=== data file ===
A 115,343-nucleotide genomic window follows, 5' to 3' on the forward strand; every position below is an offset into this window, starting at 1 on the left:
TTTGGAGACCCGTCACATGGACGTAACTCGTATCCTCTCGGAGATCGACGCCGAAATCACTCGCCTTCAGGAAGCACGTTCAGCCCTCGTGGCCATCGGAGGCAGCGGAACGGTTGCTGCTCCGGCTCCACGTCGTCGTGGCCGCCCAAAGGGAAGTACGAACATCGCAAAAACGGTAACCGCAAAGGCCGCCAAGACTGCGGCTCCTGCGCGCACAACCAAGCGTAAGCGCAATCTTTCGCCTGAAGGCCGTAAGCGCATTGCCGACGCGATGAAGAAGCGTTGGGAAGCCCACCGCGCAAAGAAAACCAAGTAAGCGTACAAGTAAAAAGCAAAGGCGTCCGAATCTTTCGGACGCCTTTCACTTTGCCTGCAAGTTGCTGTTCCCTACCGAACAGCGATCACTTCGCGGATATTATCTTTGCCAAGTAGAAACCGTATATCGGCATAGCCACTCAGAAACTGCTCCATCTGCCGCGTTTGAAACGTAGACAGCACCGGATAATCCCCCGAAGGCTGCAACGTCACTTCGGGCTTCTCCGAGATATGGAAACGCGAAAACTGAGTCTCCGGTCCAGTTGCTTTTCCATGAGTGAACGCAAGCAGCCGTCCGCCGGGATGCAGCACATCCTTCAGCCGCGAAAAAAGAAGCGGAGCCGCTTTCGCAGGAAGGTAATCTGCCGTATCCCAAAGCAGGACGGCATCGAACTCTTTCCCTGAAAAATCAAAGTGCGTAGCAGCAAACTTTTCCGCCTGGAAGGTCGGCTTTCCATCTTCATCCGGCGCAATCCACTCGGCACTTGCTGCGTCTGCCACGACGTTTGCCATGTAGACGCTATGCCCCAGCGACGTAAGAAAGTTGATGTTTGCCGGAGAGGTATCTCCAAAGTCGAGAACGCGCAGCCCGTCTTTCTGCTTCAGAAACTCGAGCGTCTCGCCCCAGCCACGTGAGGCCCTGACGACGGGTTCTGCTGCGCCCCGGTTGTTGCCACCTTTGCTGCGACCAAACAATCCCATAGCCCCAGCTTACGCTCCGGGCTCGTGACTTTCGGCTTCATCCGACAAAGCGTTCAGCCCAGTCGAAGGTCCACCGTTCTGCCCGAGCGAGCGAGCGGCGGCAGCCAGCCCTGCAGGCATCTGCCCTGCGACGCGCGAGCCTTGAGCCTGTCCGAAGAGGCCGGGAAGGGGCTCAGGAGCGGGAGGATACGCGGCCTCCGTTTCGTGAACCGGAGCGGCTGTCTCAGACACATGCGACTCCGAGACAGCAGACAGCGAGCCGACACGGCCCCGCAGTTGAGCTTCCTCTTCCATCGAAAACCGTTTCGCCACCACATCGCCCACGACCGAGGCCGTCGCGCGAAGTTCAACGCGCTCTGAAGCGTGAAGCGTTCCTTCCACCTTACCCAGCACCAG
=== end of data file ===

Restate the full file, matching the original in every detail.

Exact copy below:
A 115,343-nucleotide genomic window follows, 5' to 3' on the forward strand; every position below is an offset into this window, starting at 1 on the left:
TTTGGAGACCCGTCACATGGACGTAACTCGTATCCTCTCGGAGATCGACGCCGAAATCACTCGCCTTCAGGAAGCACGTTCAGCCCTCGTGGCCATCGGAGGCAGCGGAACGGTTGCTGCTCCGGCTCCACGTCGTCGTGGCCGCCCAAAGGGAAGTACGAACATCGCAAAAACGGTAACCGCAAAGGCCGCCAAGACTGCGGCTCCTGCGCGCACAACCAAGCGTAAGCGCAATCTTTCGCCTGAAGGCCGTAAGCGCATTGCCGACGCGATGAAGAAGCGTTGGGAAGCCCACCGCGCAAAGAAAACCAAGTAAGCGTACAAGTAAAAAGCAAAGGCGTCCGAATCTTTCGGACGCCTTTCACTTTGCCTGCAAGTTGCTGTTCCCTACCGAACAGCGATCACTTCGCGGATATTATCTTTGCCAAGTAGAAACCGTATATCGGCATAGCCACTCAGAAACTGCTCCATCTGCCGCGTTTGAAACGTAGACAGCACCGGATAATCCCCCGAAGGCTGCAACGTCACTTCGGGCTTCTCCGAGATATGGAAACGCGAAAACTGAGTCTCCGGTCCAGTTGCTTTTCCATGAGTGAACGCAAGCAGCCGTCCGCCGGGATGCAGCACATCCTTCAGCCGCGAAAAAAGAAGCGGAGCCGCTTTCGCAGGAAGGTAATCTGCCGTATCCCAAAGCAGGACGGCATCGAACTCTTTCCCTGAAAAATCAAAGTGCGTAGCAGCAAACTTTTCCGCCTGGAAGGTCGGCTTTCCATCTTCATCCGGCGCAATCCACTCGGCACTTGCTGCGTCTGCCACGACGTTTGCCATGTAGACGCTATGCCCCAGCGACGTAAGAAAGTTGATGTTTGCCGGAGAGGTATCTCCAAAGTCGAGAACGCGCAGCCCGTCTTTCTGCTTCAGAAACTCGAGCGTCTCGCCCCAGCCACGTGAGGCCCTGACGACGGGTTCTGCTGCGCCCCGGTTGTTGCCACCTTTGCTGCGACCAAACAATCCCATAGCCCCAGCTTACGCTCCGGGCTCGTGACTTTCGGCTTCATCCGACAAAGCGTTCAGCCCAGTCGAAGGTCCACCGTTCTGCCCGAGCGAGCGAGCGGCGGCAGCCAGCCCTGCAGGCATCTGCCCTGCGACGCGCGAGCCTTGAGCCTGTCCGAAGAGGCCGGGAAGGGGCTCAGGAGCGGGAGGATACGCGGCCTCCGTTTCGTGAACCGGAGCGGCTGTCTCAGACACATGCGACTCCGAGACAGCAGACAGCGAGCCGACACGGCCCCGCAGTTGAGCTTCCTCTTCCATCGAAAACCGTTTCGCCACCACATCGCCCACGACCGAGGCCGTCGCGCGAAGTTCAACGCGCTCTGAAGCGTGAAGCGTTCCTTCCACCTTACCCAGCACCAG